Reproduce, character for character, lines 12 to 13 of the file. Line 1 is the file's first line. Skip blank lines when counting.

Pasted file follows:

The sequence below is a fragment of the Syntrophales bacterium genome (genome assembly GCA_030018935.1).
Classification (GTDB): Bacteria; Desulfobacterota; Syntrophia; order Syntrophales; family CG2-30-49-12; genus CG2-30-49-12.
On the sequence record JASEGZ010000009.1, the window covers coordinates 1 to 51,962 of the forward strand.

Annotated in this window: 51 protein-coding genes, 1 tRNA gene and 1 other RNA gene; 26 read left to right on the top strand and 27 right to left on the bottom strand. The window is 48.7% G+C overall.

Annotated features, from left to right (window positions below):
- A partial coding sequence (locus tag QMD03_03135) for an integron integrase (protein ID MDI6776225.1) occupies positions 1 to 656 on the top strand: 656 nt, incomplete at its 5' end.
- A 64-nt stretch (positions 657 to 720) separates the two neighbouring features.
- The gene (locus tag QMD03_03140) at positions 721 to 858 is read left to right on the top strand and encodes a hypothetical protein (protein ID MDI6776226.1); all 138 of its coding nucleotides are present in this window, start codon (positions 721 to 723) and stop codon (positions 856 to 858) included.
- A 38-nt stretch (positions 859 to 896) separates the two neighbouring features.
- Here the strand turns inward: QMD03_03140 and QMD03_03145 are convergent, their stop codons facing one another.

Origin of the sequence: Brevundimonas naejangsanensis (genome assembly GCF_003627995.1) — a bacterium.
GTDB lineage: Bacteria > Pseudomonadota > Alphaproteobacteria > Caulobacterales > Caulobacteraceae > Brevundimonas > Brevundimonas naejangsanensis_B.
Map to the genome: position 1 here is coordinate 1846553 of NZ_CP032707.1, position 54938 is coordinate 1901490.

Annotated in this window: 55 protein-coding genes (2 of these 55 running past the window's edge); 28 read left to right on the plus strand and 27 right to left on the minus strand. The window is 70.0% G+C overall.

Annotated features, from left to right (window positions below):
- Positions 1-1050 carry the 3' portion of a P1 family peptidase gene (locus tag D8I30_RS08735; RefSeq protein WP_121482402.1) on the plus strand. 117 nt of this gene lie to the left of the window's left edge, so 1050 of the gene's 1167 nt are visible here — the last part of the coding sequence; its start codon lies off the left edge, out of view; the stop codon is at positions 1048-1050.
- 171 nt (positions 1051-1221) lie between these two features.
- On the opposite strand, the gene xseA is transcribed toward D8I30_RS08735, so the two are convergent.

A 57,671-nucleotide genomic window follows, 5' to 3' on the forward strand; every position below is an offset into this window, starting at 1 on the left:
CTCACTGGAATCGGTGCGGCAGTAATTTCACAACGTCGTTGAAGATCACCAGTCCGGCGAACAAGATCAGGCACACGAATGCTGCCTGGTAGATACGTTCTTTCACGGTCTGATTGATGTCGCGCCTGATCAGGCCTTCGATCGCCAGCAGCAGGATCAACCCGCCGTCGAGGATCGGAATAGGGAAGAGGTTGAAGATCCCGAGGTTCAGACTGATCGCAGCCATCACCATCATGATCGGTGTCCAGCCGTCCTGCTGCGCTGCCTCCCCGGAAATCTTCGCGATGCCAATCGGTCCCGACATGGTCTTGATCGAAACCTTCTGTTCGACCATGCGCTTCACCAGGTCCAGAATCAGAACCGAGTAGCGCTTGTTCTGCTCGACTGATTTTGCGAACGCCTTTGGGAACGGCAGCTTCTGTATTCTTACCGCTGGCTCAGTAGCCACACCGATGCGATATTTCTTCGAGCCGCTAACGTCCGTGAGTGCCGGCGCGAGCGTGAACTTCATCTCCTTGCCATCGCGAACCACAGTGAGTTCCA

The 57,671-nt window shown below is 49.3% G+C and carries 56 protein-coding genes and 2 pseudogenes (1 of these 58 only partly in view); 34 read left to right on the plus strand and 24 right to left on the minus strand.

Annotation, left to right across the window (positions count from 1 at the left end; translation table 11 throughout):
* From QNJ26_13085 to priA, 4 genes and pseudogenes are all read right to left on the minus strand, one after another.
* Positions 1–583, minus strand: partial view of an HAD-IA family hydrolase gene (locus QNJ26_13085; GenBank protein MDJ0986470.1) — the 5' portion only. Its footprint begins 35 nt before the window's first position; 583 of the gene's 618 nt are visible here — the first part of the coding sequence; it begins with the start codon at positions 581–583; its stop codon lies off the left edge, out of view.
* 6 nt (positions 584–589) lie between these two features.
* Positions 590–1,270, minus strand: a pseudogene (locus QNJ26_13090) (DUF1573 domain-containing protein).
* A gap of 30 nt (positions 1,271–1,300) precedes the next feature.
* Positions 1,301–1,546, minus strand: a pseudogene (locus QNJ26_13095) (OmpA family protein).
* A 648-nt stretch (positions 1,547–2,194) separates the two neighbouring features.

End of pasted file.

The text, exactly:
GTDB lineage: Bacteria > Pseudomonadota > Alphaproteobacteria > Caulobacterales > Caulobacteraceae > Brevundimonas > Brevundimonas naejangsanensis_B.
Map to the genome: position 1 here is coordinate 1846553 of NZ_CP032707.1, position 54938 is coordinate 1901490.